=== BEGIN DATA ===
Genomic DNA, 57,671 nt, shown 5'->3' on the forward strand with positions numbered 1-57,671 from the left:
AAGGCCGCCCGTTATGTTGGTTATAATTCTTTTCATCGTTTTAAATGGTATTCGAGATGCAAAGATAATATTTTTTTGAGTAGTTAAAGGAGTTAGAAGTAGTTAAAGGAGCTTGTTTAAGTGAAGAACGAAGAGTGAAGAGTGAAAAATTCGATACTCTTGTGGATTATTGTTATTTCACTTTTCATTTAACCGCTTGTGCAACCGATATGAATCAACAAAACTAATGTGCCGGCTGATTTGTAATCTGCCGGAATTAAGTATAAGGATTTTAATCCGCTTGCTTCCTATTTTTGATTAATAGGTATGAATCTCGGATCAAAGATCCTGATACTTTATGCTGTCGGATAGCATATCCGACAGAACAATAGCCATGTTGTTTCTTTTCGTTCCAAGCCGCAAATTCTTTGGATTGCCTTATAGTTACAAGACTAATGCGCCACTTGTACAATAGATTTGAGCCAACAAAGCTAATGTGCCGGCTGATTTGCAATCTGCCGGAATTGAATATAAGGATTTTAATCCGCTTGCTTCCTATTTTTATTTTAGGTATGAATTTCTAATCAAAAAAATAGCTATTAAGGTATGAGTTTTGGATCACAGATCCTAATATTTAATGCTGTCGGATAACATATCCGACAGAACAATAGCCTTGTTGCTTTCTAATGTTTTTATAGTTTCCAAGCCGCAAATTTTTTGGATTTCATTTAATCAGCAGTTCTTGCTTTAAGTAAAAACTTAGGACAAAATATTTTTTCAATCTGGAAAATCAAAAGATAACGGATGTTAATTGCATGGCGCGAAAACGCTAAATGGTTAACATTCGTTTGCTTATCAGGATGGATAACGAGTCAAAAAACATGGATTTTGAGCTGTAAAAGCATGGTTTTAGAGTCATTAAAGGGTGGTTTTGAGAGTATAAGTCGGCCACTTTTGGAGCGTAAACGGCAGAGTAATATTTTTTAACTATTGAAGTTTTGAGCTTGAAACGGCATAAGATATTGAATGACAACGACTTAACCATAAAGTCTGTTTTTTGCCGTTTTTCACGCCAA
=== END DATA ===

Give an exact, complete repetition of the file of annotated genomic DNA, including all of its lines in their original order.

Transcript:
Genomic DNA, 57,671 nt, shown 5'->3' on the forward strand with positions numbered 1-57,671 from the left:
AAGGCCGCCCGTTATGTTGGTTATAATTCTTTTCATCGTTTTAAATGGTATTCGAGATGCAAAGATAATATTTTTTTGAGTAGTTAAAGGAGTTAGAAGTAGTTAAAGGAGCTTGTTTAAGTGAAGAACGAAGAGTGAAGAGTGAAAAATTCGATACTCTTGTGGATTATTGTTATTTCACTTTTCATTTAACCGCTTGTGCAACCGATATGAATCAACAAAACTAATGTGCCGGCTGATTTGTAATCTGCCGGAATTAAGTATAAGGATTTTAATCCGCTTGCTTCCTATTTTTGATTAATAGGTATGAATCTCGGATCAAAGATCCTGATACTTTATGCTGTCGGATAGCATATCCGACAGAACAATAGCCATGTTGTTTCTTTTCGTTCCAAGCCGCAAATTCTTTGGATTGCCTTATAGTTACAAGACTAATGCGCCACTTGTACAATAGATTTGAGCCAACAAAGCTAATGTGCCGGCTGATTTGCAATCTGCCGGAATTGAATATAAGGATTTTAATCCGCTTGCTTCCTATTTTTATTTTAGGTATGAATTTCTAATCAAAAAAATAGCTATTAAGGTATGAGTTTTGGATCACAGATCCTAATATTTAATGCTGTCGGATAACATATCCGACAGAACAATAGCCTTGTTGCTTTCTAATGTTTTTATAGTTTCCAAGCCGCAAATTTTTTGGATTTCATTTAATCAGCAGTTCTTGCTTTAAGTAAAAACTTAGGACAAAATATTTTTTCAATCTGGAAAATCAAAAGATAACGGATGTTAATTGCATGGCGCGAAAACGCTAAATGGTTAACATTCGTTTGCTTATCAGGATGGATAACGAGTCAAAAAACATGGATTTTGAGCTGTAAAAGCATGGTTTTAGAGTCATTAAAGGGTGGTTTTGAGAGTATAAGTCGGCCACTTTTGGAGCGTAAACGGCAGAGTAATATTTTTTAACTATTGAAGTTTTGAGCTTGAAACGGCATAAGATATTGAATGACAACGACTTAACCATAAAGTCTGTTTTTTGCCGTTTTTCACGCCAA